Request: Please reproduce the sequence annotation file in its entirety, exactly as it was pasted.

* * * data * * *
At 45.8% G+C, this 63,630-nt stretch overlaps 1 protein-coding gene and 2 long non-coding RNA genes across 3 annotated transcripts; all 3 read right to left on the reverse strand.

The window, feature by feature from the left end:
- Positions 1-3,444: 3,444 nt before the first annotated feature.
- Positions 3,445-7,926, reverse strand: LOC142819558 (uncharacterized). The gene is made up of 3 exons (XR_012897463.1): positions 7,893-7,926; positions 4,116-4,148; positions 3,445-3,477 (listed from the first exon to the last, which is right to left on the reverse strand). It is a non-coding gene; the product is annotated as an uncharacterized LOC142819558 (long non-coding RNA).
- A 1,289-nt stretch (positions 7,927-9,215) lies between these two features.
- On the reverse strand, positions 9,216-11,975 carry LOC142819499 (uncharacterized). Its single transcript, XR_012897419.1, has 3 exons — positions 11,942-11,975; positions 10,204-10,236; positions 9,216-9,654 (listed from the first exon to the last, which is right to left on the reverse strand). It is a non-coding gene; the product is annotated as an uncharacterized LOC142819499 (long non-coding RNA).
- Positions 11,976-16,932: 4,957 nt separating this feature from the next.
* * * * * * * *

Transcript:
At 45.8% G+C, this 63,630-nt stretch overlaps 1 protein-coding gene and 2 long non-coding RNA genes across 3 annotated transcripts; all 3 read right to left on the reverse strand.

The window, feature by feature from the left end:
- Positions 1-3,444: 3,444 nt before the first annotated feature.
- Positions 3,445-7,926, reverse strand: LOC142819558 (uncharacterized). The gene is made up of 3 exons (XR_012897463.1): positions 7,893-7,926; positions 4,116-4,148; positions 3,445-3,477 (listed from the first exon to the last, which is right to left on the reverse strand). It is a non-coding gene; the product is annotated as an uncharacterized LOC142819558 (long non-coding RNA).
- A 1,289-nt stretch (positions 7,927-9,215) lies between these two features.
- On the reverse strand, positions 9,216-11,975 carry LOC142819499 (uncharacterized). Its single transcript, XR_012897419.1, has 3 exons — positions 11,942-11,975; positions 10,204-10,236; positions 9,216-9,654 (listed from the first exon to the last, which is right to left on the reverse strand). It is a non-coding gene; the product is annotated as an uncharacterized LOC142819499 (long non-coding RNA).
- Positions 11,976-16,932: 4,957 nt separating this feature from the next.